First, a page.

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 It was a day rich in history and discovery…..just the beginnings of an adventure that would lead us into the bowels of the earth to a Neolithic city over 5,00 years old

we sat and watched the sun set over our beautiful Malta and wondered what tomorrow would bring…..

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Vacation Advice

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Well the Tin Man has been sitting still much too long and it is time to start planning the next trip.

I have decided that it is time to enlist the advice and thoughts of all you wonderful, wonderful, people I have met in the blogging world.

I am going to list our itinerary as it currently stands and ask if you would, please, give me any and all input you have of the cities listed and any wonderful sights that are a MUST SEE

Please include restaurants, as you know that I love to blog about food!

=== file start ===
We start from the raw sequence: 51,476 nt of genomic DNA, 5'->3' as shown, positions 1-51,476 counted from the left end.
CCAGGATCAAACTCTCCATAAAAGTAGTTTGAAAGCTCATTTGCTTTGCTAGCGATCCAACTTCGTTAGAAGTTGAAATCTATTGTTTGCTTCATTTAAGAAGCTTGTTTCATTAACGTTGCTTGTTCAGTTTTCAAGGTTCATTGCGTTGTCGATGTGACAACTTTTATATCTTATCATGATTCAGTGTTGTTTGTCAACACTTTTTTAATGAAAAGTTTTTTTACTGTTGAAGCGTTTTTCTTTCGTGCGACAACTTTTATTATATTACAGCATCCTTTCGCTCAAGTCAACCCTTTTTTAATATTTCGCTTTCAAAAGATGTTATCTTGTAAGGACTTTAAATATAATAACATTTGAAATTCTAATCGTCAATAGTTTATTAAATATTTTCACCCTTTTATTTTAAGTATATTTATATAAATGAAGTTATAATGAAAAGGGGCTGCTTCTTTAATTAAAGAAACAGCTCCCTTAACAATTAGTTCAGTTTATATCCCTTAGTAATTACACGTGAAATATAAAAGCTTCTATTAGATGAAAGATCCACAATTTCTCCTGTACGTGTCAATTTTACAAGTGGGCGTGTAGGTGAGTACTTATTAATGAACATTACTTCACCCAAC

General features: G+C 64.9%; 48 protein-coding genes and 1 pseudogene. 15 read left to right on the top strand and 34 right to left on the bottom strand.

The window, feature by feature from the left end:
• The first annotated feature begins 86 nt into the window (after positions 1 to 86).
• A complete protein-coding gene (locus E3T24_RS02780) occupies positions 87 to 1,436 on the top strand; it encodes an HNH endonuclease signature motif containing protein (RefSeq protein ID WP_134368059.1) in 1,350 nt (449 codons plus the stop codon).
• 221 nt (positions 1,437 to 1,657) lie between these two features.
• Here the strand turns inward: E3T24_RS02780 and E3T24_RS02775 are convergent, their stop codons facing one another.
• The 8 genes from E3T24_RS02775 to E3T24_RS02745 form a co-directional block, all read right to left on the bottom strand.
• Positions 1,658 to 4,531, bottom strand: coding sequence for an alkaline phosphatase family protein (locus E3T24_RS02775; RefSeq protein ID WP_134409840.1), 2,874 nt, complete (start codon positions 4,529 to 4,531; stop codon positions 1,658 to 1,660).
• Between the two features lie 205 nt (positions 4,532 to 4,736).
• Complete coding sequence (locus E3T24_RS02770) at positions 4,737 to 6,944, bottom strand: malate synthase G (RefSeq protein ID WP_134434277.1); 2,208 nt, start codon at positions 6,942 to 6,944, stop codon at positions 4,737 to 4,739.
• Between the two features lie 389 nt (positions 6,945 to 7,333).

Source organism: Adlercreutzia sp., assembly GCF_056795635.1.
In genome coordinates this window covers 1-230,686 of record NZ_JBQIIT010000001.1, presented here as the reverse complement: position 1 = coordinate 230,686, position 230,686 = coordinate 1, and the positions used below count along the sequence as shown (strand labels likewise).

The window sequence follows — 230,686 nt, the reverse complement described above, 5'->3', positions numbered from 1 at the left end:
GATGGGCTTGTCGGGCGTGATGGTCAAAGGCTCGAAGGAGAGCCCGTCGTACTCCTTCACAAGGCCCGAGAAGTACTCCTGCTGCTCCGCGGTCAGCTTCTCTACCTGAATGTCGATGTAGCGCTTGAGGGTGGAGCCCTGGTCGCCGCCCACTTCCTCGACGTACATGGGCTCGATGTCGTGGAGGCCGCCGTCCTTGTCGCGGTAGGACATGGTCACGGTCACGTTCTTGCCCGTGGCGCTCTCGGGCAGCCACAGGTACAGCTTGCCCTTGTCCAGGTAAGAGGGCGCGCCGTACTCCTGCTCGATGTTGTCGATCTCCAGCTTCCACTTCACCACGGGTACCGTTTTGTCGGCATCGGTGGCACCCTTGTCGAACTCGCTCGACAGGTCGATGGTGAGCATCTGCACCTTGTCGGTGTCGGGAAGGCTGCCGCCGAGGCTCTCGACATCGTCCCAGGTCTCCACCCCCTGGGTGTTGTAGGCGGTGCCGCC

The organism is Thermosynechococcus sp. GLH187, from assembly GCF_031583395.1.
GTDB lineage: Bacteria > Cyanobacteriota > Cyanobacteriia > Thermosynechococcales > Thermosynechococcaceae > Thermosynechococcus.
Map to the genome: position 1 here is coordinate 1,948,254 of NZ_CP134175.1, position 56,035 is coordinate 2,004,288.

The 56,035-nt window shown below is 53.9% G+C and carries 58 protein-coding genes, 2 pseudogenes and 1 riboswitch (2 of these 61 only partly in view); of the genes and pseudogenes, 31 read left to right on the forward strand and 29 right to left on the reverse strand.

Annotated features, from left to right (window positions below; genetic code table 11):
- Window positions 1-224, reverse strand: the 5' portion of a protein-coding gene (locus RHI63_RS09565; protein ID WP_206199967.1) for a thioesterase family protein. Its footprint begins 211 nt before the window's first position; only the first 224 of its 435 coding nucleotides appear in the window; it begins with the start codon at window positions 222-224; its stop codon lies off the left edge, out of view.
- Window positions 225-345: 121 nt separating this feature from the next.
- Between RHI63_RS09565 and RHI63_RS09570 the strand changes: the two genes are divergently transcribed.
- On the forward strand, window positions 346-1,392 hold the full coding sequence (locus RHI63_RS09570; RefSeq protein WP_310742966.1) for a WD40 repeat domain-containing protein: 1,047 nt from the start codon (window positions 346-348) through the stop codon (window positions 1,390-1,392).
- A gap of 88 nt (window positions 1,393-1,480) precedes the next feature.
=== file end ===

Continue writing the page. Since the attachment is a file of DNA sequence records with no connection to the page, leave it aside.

I so appreciate your input!

Lisbon, Portugal

Barcelona, Spain

Marseille, France

Nice – Monaco

Pisa, Italy

Grosetto, Italy

Naples, Italy

Villa San Giovanne, Italy

Marsala, Sicily

Valletta, Malta

Messina, Sicily

Brindisi, Italy

Patras, Greece

Athens, Greece

Frankfurt, Germany

If I have missed any places that you would suggest, please let me know.
The route was planned using the EuroRail routes and therefore is very flexible

The only absolutes are:  Portugal, Sicily, Malta………and of course Frankfurt…there is no way I could be in Europe and not set foot in the Father Land!
I so appreciate your input!!!!